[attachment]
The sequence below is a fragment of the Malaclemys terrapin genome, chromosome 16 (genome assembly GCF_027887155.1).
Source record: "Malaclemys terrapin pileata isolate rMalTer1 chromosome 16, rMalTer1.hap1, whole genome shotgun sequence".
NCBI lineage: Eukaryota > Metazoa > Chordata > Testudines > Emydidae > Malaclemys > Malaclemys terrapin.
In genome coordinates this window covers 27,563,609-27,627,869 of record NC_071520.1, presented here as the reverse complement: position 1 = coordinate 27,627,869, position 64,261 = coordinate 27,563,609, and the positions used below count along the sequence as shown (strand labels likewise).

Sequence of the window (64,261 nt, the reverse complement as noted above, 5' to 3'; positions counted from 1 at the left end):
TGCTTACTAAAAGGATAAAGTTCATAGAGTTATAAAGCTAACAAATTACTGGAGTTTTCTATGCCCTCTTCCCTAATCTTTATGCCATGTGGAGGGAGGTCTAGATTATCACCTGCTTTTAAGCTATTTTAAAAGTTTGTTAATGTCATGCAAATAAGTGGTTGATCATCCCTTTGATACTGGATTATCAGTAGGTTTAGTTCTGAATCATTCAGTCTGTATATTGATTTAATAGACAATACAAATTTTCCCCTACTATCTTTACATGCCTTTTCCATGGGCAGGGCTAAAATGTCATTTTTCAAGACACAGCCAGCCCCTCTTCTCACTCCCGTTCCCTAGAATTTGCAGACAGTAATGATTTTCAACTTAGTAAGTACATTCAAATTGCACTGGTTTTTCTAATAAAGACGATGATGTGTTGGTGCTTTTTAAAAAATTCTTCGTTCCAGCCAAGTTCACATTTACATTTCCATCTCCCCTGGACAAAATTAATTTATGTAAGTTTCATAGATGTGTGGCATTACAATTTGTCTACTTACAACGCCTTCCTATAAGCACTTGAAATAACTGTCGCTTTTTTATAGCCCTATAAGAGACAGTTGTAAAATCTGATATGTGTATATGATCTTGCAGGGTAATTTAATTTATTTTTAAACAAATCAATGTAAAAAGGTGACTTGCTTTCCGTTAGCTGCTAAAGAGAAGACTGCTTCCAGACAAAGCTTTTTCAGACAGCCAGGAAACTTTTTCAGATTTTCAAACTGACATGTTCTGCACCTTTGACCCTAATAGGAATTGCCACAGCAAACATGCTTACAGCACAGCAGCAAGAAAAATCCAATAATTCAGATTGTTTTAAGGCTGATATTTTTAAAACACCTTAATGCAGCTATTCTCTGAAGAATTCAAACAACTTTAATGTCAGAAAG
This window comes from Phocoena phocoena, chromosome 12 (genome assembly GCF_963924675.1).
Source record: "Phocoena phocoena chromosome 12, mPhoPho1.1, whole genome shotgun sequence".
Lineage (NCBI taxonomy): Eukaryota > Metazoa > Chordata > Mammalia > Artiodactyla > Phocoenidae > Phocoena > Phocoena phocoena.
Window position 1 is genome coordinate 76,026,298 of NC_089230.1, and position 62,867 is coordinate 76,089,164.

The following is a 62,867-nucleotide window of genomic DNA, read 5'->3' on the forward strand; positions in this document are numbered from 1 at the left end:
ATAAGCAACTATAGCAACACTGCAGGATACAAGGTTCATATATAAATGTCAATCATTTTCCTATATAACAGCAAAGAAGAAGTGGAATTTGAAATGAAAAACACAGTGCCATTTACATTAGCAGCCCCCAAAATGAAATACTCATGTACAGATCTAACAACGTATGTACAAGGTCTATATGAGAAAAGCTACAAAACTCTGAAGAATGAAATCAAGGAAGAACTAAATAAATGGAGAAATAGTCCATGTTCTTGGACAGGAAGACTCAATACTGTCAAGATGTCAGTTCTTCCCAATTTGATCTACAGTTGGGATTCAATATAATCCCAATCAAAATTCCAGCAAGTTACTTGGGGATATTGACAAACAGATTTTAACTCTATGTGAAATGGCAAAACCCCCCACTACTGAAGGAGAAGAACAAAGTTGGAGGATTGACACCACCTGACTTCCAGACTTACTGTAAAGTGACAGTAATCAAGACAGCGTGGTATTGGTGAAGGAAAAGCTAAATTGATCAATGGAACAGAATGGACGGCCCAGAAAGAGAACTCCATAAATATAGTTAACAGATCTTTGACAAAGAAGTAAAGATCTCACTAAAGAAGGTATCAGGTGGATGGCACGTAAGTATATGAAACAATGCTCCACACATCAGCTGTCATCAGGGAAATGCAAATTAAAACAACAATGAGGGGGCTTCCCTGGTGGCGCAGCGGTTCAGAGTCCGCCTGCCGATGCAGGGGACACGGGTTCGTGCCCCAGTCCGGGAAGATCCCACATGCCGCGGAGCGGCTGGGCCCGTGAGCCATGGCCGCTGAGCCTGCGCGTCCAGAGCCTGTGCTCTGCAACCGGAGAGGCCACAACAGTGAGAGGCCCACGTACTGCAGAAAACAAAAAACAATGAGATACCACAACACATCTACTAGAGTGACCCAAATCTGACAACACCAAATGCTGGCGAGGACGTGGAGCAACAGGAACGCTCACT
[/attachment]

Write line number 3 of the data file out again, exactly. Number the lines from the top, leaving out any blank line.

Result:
NCBI lineage: Eukaryota > Metazoa > Chordata > Testudines > Emydidae > Malaclemys > Malaclemys terrapin.